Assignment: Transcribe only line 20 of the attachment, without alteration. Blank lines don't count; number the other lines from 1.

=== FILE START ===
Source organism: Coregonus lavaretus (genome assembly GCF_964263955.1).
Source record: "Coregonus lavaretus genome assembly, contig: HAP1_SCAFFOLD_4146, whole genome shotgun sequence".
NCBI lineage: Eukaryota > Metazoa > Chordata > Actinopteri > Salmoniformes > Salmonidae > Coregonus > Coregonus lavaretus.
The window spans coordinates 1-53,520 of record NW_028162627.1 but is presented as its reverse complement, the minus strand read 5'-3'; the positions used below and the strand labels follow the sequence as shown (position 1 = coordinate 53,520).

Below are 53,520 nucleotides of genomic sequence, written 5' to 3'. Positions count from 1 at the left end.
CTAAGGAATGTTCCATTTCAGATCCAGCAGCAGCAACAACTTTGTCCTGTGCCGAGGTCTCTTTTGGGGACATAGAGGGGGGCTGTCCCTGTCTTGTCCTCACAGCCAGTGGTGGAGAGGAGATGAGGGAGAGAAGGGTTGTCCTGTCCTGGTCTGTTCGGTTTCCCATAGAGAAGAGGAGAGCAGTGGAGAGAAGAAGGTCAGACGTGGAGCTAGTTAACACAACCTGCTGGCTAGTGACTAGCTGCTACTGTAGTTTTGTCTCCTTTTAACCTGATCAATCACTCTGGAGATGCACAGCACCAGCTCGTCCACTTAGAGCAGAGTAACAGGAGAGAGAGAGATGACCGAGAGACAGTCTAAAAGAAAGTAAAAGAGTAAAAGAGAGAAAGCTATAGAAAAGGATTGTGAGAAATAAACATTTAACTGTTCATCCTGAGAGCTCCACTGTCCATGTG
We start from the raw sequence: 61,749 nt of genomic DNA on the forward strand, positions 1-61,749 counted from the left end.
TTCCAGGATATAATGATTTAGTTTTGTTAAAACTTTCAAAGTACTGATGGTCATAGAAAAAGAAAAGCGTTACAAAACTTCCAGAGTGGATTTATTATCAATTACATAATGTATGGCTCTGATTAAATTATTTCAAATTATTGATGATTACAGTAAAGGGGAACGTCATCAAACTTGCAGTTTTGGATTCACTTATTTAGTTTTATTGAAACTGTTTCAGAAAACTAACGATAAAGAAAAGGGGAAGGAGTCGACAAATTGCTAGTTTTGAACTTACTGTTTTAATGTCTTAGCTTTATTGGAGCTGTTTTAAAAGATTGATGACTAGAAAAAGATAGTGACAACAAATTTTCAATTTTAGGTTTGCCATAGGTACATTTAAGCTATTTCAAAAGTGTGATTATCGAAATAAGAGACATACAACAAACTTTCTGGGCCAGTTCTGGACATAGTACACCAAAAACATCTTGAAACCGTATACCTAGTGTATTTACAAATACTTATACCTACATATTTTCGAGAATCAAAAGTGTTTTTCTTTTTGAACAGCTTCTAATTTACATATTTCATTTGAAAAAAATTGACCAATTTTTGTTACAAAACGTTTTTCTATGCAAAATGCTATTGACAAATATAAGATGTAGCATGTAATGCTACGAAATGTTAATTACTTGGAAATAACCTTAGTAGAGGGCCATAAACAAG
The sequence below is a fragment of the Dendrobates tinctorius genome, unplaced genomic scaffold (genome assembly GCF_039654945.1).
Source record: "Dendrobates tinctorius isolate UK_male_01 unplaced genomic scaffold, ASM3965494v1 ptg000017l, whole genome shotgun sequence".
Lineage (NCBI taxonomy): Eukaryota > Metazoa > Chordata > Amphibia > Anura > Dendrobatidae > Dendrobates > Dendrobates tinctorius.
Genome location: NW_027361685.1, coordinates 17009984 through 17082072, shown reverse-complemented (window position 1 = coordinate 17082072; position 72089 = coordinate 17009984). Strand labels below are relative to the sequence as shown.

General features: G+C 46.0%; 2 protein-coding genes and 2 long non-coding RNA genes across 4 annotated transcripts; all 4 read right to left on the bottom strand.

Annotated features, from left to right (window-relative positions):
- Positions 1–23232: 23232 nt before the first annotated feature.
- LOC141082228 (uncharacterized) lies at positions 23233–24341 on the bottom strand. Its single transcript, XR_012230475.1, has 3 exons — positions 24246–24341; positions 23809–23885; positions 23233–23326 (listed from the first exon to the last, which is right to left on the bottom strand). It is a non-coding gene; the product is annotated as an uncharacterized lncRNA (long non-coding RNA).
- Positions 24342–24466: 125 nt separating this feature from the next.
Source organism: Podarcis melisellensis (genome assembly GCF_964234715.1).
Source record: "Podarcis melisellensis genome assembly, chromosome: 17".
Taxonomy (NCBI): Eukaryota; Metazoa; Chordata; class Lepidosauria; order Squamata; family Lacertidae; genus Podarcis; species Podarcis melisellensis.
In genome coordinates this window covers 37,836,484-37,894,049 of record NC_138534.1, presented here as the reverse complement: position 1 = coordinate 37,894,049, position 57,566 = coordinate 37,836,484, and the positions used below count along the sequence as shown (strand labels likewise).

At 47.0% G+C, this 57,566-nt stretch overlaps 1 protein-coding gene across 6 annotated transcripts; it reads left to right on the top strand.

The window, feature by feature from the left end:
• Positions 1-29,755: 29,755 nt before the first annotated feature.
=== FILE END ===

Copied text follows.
Taxonomy (NCBI): Eukaryota; Metazoa; Chordata; class Lepidosauria; order Squamata; family Lacertidae; genus Podarcis; species Podarcis melisellensis.